“I don’t think minimum lay to lose would be an overall good thing for the punters. The first rule of economics is there’s no such thing as a free lunch. It has to come from somewhere so implied margins increase, best odds guaranteed, special offers and so on are all going to move away.

“It’s happening already: bonuses on lucky bets are all but gone since punters got smart and learned how to abuse them and firms started to realise how much they were costing them.”

And it is the abuse to which Hayes refers which anecdotally is making Betfair reconsider its offer to lay every account a liability of £500 after 10pm on each Irish and English race since 2018. Paddy Power is offering the same but not on every class of race.

Laying to lose £500 to everyone hardly seems especially revolutionary: we are talking about your mate looking to have a score on a 25/1 shot. But what the traders have found is that the offer is losing money because they are laying robots who are using multiple accounts to deal in arbitrage, essentially trading in conjunction with the Betfair exchange market.

a-view-of-bookmakers-ahead-of-todays-racing Source: Laszlo Geczo/INPHO

By all accounts, Betfair’s racing team may consider getting rid of the offer because it hasn’t gotten the good will of punters it expected, while at the other end dealing with arbers, who are essentially no good to anyone but themselves. They offer nothing in terms of opinion or form judgment.

“Bookmakers aren’t bookmakers,” Hayes adds. “They are purveyors of entertainment — that’s capitalism.”

The capitalist world is servile to the pursuit of profit at people’s expense, utilising as few human beings as possible, and bookmakers essentially could easily survive without racing. They will just cream off punters laying in-running on sports, a race in which they basically cannot lose. For the financial year ended March 31, 2019, in-play accounted for a staggering 79 per cent of betting revenue with the behemoth, Bet365.

As one industry insider said, “you can already imagine the dystopian shops of the future. No staff – only betting terminals.”

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These already exist. Will a minimum lay to lose offer exist in Ireland? Ireland’s proposed gambling regulator, if he or she ever progresses from the stage of an ideal, will need to consult punters and work on making betting on racing a fairer pursuit. Whether it entails laying in shops only, over the phone, or with a bet acceptance delay in built, I firmly believe a minimum lay to lose can work as well here as it does in Australia.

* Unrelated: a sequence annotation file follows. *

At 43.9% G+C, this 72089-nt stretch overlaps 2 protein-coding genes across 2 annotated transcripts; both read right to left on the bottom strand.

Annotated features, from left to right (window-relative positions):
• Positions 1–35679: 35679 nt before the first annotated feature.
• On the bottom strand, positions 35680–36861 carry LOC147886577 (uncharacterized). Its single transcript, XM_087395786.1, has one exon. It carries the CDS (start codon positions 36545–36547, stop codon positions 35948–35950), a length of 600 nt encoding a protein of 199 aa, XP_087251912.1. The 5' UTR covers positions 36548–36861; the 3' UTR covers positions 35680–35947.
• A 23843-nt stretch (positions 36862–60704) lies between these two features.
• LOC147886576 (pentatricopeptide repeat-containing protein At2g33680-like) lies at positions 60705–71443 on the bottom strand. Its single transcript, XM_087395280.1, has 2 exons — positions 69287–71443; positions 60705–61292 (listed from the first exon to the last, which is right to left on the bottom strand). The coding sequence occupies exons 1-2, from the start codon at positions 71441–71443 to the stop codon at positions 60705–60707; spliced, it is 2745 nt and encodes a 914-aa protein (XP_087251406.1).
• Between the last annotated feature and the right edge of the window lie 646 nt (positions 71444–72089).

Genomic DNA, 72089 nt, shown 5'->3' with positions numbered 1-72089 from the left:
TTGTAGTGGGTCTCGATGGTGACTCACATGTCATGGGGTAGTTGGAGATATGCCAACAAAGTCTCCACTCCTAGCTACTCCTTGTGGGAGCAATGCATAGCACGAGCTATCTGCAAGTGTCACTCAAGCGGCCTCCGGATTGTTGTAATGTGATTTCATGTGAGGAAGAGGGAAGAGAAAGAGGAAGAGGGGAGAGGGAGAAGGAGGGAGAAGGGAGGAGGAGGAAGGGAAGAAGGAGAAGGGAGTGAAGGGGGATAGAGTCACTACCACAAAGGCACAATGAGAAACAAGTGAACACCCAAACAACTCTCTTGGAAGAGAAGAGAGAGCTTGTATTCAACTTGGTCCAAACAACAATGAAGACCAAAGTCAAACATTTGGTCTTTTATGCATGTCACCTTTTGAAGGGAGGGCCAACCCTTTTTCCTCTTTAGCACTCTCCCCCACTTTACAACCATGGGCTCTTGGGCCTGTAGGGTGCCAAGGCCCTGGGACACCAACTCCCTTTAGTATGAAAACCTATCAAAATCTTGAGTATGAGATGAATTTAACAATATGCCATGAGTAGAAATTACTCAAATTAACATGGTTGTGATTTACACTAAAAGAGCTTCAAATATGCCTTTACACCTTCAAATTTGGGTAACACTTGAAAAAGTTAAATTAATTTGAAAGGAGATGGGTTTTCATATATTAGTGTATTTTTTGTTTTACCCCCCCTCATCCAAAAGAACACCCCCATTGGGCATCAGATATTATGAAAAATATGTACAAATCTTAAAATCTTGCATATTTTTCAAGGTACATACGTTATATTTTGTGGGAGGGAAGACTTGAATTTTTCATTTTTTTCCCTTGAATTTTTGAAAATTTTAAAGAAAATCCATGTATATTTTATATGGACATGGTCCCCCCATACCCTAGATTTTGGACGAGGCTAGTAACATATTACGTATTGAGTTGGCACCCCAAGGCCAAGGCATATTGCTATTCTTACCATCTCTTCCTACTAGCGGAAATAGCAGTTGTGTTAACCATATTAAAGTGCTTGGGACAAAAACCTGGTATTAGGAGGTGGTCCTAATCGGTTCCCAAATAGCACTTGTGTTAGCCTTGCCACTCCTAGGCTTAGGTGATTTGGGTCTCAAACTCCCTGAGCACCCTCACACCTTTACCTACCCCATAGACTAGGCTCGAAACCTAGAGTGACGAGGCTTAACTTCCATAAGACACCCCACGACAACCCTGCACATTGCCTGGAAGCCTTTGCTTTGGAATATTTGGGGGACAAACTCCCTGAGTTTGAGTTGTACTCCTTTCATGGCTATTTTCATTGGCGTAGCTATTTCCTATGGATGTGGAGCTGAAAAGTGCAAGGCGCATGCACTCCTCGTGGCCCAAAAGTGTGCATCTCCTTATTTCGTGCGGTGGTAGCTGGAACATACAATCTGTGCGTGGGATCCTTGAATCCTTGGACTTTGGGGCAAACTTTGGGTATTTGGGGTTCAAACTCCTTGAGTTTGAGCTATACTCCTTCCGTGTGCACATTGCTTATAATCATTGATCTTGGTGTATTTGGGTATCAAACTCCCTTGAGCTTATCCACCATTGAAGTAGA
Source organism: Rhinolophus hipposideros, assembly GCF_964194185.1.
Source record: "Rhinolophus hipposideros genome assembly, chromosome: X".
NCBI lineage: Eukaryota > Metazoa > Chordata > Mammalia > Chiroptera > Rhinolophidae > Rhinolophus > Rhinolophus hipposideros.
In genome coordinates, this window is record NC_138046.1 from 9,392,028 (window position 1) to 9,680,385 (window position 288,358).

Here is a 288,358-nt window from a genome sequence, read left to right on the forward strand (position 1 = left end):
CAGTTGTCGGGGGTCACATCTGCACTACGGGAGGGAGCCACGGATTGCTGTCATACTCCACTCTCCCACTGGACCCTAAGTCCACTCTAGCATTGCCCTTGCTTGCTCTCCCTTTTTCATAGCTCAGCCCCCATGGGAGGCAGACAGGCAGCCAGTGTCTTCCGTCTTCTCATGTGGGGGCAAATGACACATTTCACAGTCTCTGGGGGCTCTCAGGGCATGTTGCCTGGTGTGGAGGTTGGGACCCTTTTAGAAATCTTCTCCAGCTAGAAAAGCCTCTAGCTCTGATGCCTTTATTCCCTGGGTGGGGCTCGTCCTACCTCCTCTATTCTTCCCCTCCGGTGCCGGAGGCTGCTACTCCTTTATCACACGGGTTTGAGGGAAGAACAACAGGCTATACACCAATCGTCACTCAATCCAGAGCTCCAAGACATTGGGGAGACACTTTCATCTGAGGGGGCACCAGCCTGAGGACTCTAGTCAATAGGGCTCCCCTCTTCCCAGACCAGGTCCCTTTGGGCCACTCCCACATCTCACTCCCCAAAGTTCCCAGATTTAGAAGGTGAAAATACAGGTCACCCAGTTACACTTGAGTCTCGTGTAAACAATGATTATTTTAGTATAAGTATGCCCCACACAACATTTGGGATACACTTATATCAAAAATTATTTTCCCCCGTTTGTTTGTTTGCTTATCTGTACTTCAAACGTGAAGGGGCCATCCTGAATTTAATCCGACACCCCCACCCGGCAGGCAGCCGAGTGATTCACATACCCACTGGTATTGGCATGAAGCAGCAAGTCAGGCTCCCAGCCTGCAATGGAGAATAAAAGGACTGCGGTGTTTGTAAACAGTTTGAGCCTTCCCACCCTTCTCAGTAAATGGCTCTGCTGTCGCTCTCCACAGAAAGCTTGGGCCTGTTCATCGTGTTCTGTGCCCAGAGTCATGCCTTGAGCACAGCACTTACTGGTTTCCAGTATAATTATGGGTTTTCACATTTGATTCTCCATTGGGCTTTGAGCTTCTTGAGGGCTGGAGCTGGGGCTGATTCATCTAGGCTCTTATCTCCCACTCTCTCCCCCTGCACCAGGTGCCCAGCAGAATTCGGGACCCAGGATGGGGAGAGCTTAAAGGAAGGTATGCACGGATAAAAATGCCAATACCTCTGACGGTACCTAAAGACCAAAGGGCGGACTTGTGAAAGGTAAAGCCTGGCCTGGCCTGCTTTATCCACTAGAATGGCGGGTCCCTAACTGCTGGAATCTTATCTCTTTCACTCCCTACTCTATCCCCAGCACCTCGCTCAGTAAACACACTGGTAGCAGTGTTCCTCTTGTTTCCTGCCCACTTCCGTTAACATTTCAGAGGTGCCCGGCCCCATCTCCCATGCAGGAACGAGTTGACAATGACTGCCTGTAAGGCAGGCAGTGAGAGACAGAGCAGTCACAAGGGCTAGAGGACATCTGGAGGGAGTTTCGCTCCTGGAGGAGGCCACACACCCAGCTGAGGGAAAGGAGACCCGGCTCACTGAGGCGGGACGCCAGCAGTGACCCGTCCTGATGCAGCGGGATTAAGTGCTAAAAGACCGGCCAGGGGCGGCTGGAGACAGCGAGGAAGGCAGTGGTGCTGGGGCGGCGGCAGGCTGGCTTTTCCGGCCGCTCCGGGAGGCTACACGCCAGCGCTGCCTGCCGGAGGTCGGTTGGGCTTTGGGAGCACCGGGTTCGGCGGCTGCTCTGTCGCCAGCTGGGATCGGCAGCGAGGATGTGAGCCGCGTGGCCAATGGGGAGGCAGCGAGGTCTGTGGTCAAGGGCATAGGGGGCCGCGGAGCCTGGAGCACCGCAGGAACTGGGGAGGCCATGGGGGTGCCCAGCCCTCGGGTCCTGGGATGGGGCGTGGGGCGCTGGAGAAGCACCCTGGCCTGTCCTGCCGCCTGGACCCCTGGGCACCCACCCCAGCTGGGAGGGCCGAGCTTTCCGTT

Nothing solves life’s problems like a Twitter poll. As I type, my poll is nearing 2,500 votes, with over 30,000 impressions. Many have engaged, from some saying they cannot believe the dishonesty of punters to others wondering why there was even a debate.

“One of my pals was (overpaid €800) one day,” wrote one. “Did honest thing, went back and handed it in. Next time he tried to get on in (the) same shop he was restricted to (SP) only.”

Another industry insider, in that paradoxical parish of being both a punter and working for a bookmaker, added: “Any argument on this issue needs to associate the account restrictions in with the overlaying of degenerate gamblers”.

“It is exactly the same functionality: they will lay their smart customers 10pc of their max bet but lay profitable customers up to 1000pc of theirs.”

The relationship between the backer and the layer need not be so septic but it is it is hard to see how any progress can be made. In the meantime, we are in a race to the bottom where bookmakers no longer offer any opinion on racing, which was part of the fun. We need bookmakers ignoring the exchanges and standing horses to lose money, pontificating about why they are on social media and getting people talking about something that isn’t the English appropriation of craic.

If, indeed, they are even bookmakers any more.

This evening at Dundalk, bookmakers, the vast majority of them copying someone else, have chalked up Shorter Skirt at 25/1 in the Love Your Mum At The Races 20th & 21st March Handicap (7.30). She may not win but it seems a disservice to the talents of her new trainer, Jack Davison, to put her in so big.

And on Sunday, I really like the chance of Favori Logique in the TRM Equine Nutrition Handicap Hurdle (3.55), a horse to keep on side over the coming months for Ross O’Sullivan.

Shorter Skirt is part-owned by Robert Hall. One time I wrote a couple of gambling diaries in the Racing Post, entailing plenty of jargon, like “bag of sand” (grand), “monkey” (€500) and so on.

Robert rang me, not so much to praise the article, but ask: “Johnny, what’s a bag?”
Be nice to be able to win a bag again in a betting shop.